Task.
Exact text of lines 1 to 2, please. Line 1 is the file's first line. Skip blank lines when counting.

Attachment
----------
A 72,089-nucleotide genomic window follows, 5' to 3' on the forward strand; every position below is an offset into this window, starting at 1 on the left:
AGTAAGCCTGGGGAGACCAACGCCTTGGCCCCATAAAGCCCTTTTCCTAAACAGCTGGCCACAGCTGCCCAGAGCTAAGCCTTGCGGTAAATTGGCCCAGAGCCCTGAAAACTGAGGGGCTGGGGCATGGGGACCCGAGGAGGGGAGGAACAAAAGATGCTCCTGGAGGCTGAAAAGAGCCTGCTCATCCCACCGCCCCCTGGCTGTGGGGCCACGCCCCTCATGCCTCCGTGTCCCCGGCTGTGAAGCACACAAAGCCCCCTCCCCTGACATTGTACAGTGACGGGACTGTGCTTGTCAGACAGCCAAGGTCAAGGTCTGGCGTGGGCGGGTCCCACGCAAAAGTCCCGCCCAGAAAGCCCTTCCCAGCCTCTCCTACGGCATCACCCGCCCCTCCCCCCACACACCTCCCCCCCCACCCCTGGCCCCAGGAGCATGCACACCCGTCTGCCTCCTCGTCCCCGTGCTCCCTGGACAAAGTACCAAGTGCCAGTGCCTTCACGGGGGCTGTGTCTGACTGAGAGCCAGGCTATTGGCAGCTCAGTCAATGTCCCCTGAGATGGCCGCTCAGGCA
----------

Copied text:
A 72,089-nucleotide genomic window follows, 5' to 3' on the forward strand; every position below is an offset into this window, starting at 1 on the left:
AGTAAGCCTGGGGAGACCAACGCCTTGGCCCCATAAAGCCCTTTTCCTAAACAGCTGGCCACAGCTGCCCAGAGCTAAGCCTTGCGGTAAATTGGCCCAGAGCCCTGAAAACTGAGGGGCTGGGGCATGGGGACCCGAGGAGGGGAGGAACAAAAGATGCTCCTGGAGGCTGAAAAGAGCCTGCTCATCCCACCGCCCCCTGGCTGTGGGGCCACGCCCCTCATGCCTCCGTGTCCCCGGCTGTGAAGCACACAAAGCCCCCTCCCCTGACATTGTACAGTGACGGGACTGTGCTTGTCAGACAGCCAAGGTCAAGGTCTGGCGTGGGCGGGTCCCACGCAAAAGTCCCGCCCAGAAAGCCCTTCCCAGCCTCTCCTACGGCATCACCCGCCCCTCCCCCCACACACCTCCCCCCCCACCCCTGGCCCCAGGAGCATGCACACCCGTCTGCCTCCTCGTCCCCGTGCTCCCTGGACAAAGTACCAAGTGCCAGTGCCTTCACGGGGGCTGTGTCTGACTGAGAGCCAGGCTATTGGCAGCTCAGTCAATGTCCCCTGAGATGGCCGCTCAGGCA